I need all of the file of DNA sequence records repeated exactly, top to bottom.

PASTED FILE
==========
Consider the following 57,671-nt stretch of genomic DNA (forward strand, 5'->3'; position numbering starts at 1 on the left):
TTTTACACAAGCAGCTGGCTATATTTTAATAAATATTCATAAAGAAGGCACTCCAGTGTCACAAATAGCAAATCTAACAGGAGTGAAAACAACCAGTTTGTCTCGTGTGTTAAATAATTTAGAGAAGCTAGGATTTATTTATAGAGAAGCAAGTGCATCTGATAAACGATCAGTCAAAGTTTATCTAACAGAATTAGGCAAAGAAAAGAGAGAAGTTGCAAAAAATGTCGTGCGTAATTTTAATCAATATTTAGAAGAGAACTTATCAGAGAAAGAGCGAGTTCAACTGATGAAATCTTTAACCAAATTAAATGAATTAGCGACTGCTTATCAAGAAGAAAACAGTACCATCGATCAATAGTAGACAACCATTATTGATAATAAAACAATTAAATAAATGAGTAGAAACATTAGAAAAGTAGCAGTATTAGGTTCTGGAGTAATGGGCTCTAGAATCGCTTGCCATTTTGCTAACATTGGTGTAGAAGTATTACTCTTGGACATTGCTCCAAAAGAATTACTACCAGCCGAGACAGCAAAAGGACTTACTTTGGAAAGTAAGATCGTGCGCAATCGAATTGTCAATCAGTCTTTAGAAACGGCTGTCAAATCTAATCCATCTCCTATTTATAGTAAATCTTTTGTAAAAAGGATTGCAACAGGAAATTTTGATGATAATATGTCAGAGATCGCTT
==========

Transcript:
Consider the following 57,671-nt stretch of genomic DNA (forward strand, 5'->3'; position numbering starts at 1 on the left):
TTTTACACAAGCAGCTGGCTATATTTTAATAAATATTCATAAAGAAGGCACTCCAGTGTCACAAATAGCAAATCTAACAGGAGTGAAAACAACCAGTTTGTCTCGTGTGTTAAATAATTTAGAGAAGCTAGGATTTATTTATAGAGAAGCAAGTGCATCTGATAAACGATCAGTCAAAGTTTATCTAACAGAATTAGGCAAAGAAAAGAGAGAAGTTGCAAAAAATGTCGTGCGTAATTTTAATCAATATTTAGAAGAGAACTTATCAGAGAAAGAGCGAGTTCAACTGATGAAATCTTTAACCAAATTAAATGAATTAGCGACTGCTTATCAAGAAGAAAACAGTACCATCGATCAATAGTAGACAACCATTATTGATAATAAAACAATTAAATAAATGAGTAGAAACATTAGAAAAGTAGCAGTATTAGGTTCTGGAGTAATGGGCTCTAGAATCGCTTGCCATTTTGCTAACATTGGTGTAGAAGTATTACTCTTGGACATTGCTCCAAAAGAATTACTACCAGCCGAGACAGCAAAAGGACTTACTTTGGAAAGTAAGATCGTGCGCAATCGAATTGTCAATCAGTCTTTAGAAACGGCTGTCAAATCTAATCCATCTCCTATTTATAGTAAATCTTTTGTAAAAAGGATTGCAACAGGAAATTTTGATGATAATATGTCAGAGATCGCTT